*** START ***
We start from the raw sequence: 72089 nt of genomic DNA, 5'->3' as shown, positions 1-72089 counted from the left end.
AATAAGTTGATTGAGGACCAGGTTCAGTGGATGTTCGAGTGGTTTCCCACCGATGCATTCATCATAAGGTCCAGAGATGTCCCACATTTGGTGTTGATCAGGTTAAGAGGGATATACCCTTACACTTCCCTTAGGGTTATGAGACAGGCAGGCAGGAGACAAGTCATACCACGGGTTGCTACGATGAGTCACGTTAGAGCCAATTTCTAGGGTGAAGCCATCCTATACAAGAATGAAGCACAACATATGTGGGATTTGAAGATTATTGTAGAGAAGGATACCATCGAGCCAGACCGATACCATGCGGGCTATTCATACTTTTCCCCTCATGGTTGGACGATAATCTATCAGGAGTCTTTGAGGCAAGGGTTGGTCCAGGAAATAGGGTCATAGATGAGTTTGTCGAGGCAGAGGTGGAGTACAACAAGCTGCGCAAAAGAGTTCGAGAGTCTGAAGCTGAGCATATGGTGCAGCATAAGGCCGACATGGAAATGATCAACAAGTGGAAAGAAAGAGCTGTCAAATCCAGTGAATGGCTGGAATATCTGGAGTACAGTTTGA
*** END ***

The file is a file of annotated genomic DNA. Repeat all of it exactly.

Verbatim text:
We start from the raw sequence: 72089 nt of genomic DNA, 5'->3' as shown, positions 1-72089 counted from the left end.
AATAAGTTGATTGAGGACCAGGTTCAGTGGATGTTCGAGTGGTTTCCCACCGATGCATTCATCATAAGGTCCAGAGATGTCCCACATTTGGTGTTGATCAGGTTAAGAGGGATATACCCTTACACTTCCCTTAGGGTTATGAGACAGGCAGGCAGGAGACAAGTCATACCACGGGTTGCTACGATGAGTCACGTTAGAGCCAATTTCTAGGGTGAAGCCATCCTATACAAGAATGAAGCACAACATATGTGGGATTTGAAGATTATTGTAGAGAAGGATACCATCGAGCCAGACCGATACCATGCGGGCTATTCATACTTTTCCCCTCATGGTTGGACGATAATCTATCAGGAGTCTTTGAGGCAAGGGTTGGTCCAGGAAATAGGGTCATAGATGAGTTTGTCGAGGCAGAGGTGGAGTACAACAAGCTGCGCAAAAGAGTTCGAGAGTCTGAAGCTGAGCATATGGTGCAGCATAAGGCCGACATGGAAATGATCAACAAGTGGAAAGAAAGAGCTGTCAAATCCAGTGAATGGCTGGAATATCTGGAGTACAGTTTGA